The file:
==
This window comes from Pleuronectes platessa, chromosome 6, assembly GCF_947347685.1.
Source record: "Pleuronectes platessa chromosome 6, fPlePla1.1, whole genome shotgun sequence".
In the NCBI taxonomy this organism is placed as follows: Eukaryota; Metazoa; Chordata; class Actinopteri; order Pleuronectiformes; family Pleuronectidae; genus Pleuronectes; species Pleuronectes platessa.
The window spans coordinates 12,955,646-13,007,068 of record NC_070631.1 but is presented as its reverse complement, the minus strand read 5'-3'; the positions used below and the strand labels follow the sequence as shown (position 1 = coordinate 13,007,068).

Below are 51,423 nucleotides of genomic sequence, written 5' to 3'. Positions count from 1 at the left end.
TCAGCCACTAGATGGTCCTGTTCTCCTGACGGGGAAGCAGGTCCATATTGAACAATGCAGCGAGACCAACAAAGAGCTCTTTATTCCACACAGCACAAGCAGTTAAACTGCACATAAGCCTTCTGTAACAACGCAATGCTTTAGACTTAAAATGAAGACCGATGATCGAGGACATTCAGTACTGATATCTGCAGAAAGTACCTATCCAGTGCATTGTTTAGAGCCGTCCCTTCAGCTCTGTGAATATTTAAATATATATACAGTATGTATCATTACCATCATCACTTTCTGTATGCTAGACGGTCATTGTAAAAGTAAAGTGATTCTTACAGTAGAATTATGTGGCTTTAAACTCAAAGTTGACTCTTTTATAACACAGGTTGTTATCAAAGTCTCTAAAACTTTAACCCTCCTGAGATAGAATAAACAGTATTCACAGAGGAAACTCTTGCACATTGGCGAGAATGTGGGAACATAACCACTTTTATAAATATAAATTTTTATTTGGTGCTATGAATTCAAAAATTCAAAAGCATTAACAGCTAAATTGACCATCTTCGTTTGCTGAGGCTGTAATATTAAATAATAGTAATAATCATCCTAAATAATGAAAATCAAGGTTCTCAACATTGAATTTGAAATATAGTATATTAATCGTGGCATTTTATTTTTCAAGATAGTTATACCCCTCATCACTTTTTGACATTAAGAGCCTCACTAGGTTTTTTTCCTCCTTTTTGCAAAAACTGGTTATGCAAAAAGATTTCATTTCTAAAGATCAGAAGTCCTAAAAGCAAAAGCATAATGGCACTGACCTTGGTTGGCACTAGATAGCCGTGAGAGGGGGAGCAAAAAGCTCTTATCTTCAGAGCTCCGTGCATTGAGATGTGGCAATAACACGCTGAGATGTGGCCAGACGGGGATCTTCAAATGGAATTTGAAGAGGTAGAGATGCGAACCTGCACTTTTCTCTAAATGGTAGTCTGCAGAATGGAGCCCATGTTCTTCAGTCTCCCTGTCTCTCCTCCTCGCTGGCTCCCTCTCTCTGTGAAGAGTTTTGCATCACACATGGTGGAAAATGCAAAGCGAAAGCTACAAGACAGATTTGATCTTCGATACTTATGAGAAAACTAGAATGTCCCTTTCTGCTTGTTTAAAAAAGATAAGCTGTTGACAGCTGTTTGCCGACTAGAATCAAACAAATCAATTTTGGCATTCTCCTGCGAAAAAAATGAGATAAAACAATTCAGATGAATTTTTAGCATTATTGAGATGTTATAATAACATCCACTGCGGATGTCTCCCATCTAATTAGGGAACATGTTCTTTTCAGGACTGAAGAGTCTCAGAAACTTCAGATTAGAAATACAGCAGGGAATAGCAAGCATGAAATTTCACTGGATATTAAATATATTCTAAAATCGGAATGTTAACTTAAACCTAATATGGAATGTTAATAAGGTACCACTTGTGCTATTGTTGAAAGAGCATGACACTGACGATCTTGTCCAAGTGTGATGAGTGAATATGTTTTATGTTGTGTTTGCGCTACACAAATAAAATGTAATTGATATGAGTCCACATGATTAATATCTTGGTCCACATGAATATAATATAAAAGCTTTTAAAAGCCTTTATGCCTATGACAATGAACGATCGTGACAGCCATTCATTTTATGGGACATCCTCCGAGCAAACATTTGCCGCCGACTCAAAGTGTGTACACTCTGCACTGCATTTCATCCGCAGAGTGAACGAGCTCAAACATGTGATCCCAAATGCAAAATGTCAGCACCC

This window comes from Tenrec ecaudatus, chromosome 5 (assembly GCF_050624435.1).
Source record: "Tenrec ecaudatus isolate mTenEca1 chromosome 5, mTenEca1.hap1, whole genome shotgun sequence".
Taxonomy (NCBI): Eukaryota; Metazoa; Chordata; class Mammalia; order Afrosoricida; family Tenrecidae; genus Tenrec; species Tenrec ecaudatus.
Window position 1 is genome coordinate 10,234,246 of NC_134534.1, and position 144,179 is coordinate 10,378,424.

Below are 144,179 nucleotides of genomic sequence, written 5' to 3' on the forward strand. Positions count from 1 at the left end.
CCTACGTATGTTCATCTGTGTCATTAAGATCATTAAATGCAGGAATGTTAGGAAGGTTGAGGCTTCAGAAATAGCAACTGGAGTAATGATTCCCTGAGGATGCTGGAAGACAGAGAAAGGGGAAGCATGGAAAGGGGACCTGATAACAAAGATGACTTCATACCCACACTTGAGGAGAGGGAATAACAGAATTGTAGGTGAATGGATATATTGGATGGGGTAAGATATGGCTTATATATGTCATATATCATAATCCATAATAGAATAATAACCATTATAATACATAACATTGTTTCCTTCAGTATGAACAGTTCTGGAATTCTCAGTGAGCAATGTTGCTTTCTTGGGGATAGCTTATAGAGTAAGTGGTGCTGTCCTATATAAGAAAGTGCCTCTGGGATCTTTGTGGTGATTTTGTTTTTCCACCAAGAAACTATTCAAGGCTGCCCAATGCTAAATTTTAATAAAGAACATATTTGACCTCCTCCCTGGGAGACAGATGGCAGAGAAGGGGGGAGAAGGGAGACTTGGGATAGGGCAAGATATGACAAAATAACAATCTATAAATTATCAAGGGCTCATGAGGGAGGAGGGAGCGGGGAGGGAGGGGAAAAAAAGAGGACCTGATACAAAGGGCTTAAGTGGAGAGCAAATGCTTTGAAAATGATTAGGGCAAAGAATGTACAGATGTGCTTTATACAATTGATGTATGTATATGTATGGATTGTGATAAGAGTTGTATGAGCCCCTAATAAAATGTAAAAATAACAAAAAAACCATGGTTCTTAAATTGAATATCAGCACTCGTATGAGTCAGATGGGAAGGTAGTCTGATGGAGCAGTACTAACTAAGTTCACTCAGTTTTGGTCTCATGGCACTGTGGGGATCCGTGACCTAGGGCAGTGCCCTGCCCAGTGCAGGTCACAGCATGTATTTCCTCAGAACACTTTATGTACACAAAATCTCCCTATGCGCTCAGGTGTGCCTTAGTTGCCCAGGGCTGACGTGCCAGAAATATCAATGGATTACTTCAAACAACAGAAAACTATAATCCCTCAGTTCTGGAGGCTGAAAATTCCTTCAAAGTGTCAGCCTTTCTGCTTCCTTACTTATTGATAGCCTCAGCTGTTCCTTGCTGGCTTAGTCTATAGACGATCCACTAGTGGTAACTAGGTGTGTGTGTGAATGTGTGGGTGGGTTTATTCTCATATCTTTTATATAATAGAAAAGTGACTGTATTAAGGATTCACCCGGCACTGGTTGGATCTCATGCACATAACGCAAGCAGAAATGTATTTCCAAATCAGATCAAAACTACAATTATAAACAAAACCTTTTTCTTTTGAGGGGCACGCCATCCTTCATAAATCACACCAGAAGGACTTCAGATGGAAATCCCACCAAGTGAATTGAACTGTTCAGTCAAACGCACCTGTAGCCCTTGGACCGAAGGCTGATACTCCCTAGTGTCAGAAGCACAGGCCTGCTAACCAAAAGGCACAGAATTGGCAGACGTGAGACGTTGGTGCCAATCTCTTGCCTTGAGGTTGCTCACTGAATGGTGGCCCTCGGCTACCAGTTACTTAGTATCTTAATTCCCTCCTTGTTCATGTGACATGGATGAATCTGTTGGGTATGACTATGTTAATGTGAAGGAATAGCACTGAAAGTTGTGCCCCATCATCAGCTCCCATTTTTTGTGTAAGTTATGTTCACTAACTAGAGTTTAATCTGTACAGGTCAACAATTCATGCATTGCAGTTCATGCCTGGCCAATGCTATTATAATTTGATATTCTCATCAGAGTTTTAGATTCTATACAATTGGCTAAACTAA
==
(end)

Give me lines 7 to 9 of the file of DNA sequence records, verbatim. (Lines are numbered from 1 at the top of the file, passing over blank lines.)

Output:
This window comes from Tenrec ecaudatus, chromosome 5 (assembly GCF_050624435.1).
Source record: "Tenrec ecaudatus isolate mTenEca1 chromosome 5, mTenEca1.hap1, whole genome shotgun sequence".
Taxonomy (NCBI): Eukaryota; Metazoa; Chordata; class Mammalia; order Afrosoricida; family Tenrecidae; genus Tenrec; species Tenrec ecaudatus.